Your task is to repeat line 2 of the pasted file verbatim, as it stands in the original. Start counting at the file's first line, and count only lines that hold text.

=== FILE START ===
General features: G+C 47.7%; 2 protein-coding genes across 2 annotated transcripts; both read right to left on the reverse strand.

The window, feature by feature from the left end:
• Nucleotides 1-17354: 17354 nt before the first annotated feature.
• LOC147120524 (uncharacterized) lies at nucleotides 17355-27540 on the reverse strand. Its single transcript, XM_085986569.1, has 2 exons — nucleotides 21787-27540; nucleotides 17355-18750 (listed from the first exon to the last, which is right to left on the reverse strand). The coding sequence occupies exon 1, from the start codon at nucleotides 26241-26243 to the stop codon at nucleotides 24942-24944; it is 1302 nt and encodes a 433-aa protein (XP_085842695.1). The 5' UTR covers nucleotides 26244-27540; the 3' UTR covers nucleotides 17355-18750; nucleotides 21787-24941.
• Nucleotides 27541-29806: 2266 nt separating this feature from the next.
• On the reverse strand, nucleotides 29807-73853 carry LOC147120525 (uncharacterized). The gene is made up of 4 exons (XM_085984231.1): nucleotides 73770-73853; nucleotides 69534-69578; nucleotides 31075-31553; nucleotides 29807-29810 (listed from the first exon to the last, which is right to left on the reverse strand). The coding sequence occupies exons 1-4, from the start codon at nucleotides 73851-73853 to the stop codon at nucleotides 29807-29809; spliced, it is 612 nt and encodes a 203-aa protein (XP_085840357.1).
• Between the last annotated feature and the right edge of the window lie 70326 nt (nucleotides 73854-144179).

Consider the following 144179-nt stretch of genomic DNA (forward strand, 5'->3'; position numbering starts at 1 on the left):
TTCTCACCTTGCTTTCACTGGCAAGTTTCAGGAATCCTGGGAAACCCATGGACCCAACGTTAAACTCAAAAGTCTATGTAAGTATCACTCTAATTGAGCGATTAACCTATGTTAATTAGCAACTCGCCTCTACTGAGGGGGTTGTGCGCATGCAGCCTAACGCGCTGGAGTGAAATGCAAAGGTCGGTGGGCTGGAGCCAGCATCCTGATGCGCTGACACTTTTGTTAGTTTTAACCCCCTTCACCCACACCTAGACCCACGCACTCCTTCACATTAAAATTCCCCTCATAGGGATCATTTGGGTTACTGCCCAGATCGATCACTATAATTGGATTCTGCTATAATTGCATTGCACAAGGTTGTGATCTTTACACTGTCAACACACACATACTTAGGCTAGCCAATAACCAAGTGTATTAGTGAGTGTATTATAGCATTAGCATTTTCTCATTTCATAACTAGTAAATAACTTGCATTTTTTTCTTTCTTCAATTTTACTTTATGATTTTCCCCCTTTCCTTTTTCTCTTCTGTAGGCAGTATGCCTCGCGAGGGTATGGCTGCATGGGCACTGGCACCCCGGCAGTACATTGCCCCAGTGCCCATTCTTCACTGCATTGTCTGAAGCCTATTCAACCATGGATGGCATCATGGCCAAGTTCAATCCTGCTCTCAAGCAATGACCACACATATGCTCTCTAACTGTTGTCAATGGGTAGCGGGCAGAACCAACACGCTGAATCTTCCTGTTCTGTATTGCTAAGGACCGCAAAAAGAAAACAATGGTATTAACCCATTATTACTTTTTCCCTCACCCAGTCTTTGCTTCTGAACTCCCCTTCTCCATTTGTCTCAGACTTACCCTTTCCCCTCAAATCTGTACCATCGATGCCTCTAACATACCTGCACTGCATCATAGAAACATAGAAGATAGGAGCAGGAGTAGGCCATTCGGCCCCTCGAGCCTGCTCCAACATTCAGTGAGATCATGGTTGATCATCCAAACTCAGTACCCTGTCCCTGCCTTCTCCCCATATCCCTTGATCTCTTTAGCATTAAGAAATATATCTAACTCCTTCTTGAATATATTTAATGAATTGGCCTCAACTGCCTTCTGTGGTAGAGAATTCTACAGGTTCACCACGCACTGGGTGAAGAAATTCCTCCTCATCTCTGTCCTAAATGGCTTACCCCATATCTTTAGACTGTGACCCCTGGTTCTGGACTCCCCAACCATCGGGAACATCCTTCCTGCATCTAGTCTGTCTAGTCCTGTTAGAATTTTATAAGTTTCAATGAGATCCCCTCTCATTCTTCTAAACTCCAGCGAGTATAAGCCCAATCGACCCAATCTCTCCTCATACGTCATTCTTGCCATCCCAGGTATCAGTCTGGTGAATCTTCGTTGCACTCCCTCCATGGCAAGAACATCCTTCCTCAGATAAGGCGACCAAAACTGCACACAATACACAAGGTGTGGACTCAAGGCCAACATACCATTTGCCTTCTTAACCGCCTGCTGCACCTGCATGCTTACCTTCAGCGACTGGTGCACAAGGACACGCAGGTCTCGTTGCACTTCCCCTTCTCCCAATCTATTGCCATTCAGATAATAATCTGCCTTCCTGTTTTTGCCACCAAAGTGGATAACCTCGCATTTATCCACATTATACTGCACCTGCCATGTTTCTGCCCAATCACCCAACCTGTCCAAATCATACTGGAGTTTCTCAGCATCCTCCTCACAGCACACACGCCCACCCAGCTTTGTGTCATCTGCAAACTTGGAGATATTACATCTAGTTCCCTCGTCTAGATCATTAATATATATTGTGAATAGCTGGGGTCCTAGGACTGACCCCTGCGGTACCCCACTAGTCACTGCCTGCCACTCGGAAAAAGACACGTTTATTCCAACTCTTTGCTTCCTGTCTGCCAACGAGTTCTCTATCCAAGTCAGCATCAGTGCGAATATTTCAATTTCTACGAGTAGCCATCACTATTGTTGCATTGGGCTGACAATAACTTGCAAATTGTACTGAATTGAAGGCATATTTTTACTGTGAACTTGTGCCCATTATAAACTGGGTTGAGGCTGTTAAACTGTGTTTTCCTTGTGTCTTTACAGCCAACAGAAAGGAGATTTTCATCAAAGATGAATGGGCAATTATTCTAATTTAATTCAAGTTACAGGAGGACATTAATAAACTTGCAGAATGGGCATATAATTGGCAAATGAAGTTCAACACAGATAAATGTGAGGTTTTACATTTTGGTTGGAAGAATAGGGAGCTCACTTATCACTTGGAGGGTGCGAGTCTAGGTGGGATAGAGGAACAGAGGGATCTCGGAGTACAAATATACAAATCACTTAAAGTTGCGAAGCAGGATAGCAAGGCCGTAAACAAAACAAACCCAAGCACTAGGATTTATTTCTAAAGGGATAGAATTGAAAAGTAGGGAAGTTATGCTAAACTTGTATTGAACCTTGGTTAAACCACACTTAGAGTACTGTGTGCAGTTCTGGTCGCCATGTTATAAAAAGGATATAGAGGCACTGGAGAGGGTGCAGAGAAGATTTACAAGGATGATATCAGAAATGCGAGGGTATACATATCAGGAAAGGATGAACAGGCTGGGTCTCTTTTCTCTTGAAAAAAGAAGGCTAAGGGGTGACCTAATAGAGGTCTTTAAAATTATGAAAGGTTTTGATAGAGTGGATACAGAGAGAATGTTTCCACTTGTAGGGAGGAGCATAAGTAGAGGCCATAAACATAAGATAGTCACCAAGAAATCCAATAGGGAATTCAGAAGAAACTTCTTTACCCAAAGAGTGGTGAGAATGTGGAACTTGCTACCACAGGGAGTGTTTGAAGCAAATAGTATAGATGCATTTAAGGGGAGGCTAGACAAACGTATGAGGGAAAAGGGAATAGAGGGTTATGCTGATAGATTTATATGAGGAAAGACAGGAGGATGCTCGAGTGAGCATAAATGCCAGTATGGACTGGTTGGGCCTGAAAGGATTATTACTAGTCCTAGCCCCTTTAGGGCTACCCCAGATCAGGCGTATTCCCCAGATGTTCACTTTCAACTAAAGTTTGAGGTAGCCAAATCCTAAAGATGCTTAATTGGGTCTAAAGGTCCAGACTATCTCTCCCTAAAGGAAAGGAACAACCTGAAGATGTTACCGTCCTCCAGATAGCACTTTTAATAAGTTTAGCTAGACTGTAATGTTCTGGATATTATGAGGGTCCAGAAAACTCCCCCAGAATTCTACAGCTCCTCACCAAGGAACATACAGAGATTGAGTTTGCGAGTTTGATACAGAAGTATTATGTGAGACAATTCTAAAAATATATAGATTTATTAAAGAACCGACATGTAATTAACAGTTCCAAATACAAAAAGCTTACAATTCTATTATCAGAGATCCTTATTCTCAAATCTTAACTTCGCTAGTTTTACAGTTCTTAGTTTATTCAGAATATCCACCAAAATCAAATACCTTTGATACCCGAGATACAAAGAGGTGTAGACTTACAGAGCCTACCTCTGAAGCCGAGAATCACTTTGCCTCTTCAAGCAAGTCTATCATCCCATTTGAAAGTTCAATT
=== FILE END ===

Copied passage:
The window, feature by feature from the left end: